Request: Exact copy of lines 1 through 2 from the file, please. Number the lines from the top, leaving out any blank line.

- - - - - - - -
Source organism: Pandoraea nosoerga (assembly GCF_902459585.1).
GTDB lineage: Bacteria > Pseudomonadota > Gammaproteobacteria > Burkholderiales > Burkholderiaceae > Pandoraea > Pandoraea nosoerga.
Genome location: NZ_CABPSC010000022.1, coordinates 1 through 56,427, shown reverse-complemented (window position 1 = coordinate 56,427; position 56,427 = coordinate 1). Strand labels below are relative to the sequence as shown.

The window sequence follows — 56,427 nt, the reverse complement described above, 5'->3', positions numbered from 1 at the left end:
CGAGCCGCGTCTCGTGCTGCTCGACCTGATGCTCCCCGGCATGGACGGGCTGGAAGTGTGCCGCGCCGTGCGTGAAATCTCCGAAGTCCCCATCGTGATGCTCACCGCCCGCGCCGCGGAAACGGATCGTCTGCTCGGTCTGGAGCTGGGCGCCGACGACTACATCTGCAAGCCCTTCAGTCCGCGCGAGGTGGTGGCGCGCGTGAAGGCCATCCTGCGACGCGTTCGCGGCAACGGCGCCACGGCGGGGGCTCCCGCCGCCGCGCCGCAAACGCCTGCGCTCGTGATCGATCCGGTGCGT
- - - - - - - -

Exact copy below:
Source organism: Pandoraea nosoerga (assembly GCF_902459585.1).
GTDB lineage: Bacteria > Pseudomonadota > Gammaproteobacteria > Burkholderiales > Burkholderiaceae > Pandoraea > Pandoraea nosoerga.